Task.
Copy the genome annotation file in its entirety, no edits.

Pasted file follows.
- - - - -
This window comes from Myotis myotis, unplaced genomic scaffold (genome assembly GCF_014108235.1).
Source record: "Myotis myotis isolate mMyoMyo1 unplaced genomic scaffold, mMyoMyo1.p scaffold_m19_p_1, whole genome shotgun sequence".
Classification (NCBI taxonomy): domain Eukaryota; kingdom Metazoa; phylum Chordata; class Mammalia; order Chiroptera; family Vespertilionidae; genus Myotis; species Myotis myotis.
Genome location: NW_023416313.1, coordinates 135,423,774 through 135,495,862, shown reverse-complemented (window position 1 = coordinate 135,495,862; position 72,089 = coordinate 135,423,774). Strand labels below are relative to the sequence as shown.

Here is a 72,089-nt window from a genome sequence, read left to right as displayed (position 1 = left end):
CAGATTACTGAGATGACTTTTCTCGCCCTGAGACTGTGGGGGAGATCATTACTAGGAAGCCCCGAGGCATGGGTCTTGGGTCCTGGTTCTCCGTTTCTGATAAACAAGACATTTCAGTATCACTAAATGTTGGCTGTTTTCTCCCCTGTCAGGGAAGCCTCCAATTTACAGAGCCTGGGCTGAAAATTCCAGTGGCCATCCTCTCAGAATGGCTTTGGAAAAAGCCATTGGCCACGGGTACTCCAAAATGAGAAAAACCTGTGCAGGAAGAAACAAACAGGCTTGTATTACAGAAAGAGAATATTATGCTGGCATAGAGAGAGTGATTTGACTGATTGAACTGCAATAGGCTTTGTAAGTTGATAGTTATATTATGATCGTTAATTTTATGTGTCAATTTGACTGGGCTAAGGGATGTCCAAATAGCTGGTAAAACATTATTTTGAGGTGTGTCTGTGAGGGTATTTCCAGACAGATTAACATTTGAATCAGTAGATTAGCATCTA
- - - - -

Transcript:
This window comes from Myotis myotis, unplaced genomic scaffold (genome assembly GCF_014108235.1).
Source record: "Myotis myotis isolate mMyoMyo1 unplaced genomic scaffold, mMyoMyo1.p scaffold_m19_p_1, whole genome shotgun sequence".
Classification (NCBI taxonomy): domain Eukaryota; kingdom Metazoa; phylum Chordata; class Mammalia; order Chiroptera; family Vespertilionidae; genus Myotis; species Myotis myotis.
Genome location: NW_023416313.1, coordinates 135,423,774 through 135,495,862, shown reverse-complemented (window position 1 = coordinate 135,495,862; position 72,089 = coordinate 135,423,774). Strand labels below are relative to the sequence as shown.

Here is a 72,089-nt window from a genome sequence, read left to right as displayed (position 1 = left end):
CAGATTACTGAGATGACTTTTCTCGCCCTGAGACTGTGGGGGAGATCATTACTAGGAAGCCCCGAGGCATGGGTCTTGGGTCCTGGTTCTCCGTTTCTGATAAACAAGACATTTCAGTATCACTAAATGTTGGCTGTTTTCTCCCCTGTCAGGGAAGCCTCCAATTTACAGAGCCTGGGCTGAAAATTCCAGTGGCCATCCTCTCAGAATGGCTTTGGAAAAAGCCATTGGCCACGGGTACTCCAAAATGAGAAAAACCTGTGCAGGAAGAAACAAACAGGCTTGTATTACAGAAAGAGAATATTATGCTGGCATAGAGAGAGTGATTTGACTGATTGAACTGCAATAGGCTTTGTAAGTTGATAGTTATATTATGATCGTTAATTTTATGTGTCAATTTGACTGGGCTAAGGGATGTCCAAATAGCTGGTAAAACATTATTTTGAGGTGTGTCTGTGAGGGTATTTCCAGACAGATTAACATTTGAATCAGTAGATTAGCATCTA